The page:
It is tempting to try to separate the needs of people fleeing Ukraine from the wider challenges posed by forced displacement and global migration, and in doing so reduce their needs to just applying for a visa to enter the UK (and by extension a British university). This approach ignores the complex consequences of conflict and persecution that alienate people not only from their physical home, but also from a sense of belonging, friends, family, networks, culture, career and life. ‘education.

Higher education challenges pending or currently faced by displaced persons from Ukraine are the “everyday borders” already encountered by students and scholars from elsewhere with precarious immigration status who wish to begin or continue their studies , research or teaching in the UK.

These focus primarily on immigration status and its direct relationship to funding. On what basis will Ukrainians have the right to study? Will they be classified as domestic or international students? More importantly, where will funding be secured from to cover tuition and maintenance costs?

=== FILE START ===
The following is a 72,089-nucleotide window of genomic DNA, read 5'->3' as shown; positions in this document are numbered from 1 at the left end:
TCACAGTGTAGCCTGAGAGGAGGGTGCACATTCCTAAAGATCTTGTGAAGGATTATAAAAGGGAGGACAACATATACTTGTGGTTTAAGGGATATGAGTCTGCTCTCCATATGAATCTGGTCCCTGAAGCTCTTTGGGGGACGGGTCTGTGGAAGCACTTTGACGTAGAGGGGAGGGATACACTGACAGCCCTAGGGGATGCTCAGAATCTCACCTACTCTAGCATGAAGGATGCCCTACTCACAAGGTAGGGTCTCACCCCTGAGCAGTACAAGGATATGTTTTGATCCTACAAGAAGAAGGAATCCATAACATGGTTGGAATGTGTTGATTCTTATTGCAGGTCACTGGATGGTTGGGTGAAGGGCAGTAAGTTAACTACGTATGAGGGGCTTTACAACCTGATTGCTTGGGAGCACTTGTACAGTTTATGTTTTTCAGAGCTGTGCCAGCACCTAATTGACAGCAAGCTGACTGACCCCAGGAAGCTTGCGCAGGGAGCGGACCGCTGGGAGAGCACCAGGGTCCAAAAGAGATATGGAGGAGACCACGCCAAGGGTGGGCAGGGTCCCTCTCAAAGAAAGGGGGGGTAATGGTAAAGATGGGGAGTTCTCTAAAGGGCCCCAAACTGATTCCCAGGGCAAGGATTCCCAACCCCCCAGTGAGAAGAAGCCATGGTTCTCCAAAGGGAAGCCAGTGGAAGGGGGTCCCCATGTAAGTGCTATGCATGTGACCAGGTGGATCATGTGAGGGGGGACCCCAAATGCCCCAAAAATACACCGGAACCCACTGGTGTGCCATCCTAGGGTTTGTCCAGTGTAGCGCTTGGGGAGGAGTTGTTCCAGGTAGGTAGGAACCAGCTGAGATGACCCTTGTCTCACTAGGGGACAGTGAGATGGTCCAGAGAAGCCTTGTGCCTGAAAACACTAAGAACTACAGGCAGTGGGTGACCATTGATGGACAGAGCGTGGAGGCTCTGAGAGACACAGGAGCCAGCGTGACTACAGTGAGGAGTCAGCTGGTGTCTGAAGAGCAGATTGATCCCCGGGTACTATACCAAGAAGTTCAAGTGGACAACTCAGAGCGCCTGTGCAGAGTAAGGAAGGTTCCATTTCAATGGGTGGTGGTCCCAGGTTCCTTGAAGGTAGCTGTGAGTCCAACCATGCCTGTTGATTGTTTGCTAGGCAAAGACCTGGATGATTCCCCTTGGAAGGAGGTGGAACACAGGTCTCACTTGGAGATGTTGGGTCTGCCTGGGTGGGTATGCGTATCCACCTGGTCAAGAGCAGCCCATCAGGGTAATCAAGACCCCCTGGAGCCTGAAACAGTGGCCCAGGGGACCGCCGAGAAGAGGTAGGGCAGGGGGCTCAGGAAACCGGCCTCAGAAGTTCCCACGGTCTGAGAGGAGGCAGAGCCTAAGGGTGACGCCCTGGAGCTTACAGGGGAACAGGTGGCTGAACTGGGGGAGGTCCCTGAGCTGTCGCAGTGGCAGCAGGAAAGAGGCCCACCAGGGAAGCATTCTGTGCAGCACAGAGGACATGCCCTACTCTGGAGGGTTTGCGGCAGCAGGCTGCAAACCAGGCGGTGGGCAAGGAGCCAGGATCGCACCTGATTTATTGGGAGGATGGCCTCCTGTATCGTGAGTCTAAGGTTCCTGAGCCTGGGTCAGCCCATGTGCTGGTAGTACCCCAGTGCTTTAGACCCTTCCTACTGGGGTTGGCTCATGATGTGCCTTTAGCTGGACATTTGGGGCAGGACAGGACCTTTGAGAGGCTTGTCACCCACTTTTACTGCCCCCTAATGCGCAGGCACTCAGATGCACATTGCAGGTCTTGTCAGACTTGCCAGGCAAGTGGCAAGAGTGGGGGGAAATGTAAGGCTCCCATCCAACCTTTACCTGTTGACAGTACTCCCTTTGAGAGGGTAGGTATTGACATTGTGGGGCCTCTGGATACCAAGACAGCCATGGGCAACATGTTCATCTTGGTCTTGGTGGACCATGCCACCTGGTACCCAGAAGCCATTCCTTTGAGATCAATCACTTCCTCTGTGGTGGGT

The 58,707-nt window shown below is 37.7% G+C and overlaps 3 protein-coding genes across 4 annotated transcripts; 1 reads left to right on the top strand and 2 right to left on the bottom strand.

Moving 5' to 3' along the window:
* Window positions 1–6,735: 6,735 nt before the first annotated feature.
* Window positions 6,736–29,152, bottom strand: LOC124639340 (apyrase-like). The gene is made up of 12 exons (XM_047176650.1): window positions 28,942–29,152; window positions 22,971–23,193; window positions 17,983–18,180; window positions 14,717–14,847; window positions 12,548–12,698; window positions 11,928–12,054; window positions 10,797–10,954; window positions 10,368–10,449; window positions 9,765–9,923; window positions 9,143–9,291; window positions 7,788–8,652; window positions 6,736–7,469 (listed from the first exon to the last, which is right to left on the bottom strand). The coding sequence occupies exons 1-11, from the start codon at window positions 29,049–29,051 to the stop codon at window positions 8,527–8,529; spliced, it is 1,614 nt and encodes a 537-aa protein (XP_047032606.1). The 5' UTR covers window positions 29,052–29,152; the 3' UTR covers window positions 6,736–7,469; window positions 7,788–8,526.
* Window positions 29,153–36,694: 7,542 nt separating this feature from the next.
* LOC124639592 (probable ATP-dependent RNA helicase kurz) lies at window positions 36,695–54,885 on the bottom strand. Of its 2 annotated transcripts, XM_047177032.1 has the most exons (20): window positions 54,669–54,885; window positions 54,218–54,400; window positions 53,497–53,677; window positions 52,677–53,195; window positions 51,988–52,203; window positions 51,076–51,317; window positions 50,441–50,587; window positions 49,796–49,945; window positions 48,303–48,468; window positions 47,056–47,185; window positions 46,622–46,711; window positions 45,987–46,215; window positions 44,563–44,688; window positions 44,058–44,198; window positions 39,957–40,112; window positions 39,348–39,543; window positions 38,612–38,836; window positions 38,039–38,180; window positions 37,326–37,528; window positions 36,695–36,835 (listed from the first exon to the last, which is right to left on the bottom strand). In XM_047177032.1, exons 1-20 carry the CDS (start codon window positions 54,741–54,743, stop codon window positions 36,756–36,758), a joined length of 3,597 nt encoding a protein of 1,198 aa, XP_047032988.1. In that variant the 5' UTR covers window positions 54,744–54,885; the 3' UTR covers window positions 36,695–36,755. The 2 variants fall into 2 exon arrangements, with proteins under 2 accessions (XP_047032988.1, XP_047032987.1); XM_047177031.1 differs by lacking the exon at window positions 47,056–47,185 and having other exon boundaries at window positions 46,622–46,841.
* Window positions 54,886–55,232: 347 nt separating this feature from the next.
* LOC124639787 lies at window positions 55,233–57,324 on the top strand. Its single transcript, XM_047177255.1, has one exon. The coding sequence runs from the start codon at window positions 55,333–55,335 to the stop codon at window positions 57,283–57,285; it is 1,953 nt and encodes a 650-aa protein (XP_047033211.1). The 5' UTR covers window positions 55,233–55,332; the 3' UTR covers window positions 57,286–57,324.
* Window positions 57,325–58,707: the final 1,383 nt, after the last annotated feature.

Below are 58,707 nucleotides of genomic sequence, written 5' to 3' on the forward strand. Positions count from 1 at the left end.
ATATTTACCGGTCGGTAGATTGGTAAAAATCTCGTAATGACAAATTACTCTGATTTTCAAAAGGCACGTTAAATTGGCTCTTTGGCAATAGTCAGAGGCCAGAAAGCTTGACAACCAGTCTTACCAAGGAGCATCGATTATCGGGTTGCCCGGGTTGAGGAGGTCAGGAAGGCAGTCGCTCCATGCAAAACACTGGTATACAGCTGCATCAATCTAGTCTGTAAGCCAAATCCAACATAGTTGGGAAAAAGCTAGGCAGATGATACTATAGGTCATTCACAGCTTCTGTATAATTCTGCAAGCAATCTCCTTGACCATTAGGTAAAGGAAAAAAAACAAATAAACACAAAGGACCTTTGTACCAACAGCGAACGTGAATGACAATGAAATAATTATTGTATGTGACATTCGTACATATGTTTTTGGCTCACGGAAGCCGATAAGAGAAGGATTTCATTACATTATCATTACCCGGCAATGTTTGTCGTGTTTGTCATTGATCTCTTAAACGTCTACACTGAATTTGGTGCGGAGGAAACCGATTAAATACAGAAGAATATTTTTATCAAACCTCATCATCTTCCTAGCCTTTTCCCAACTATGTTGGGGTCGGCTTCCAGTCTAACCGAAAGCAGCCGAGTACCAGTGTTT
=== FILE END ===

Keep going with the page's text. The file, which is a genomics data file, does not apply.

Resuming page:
Evidence of previous education, qualifications and experience (particularly difficult when fleeing a serious situation) and English language skills will also be sought. All of these challenges will be exacerbated by a lack of familiarity with UK systems and processes (whether accessing them in-country or from further afield) and will compound pressures related to ongoing conflict-related trauma and difficulties in coping with the new environment.

What can universities do?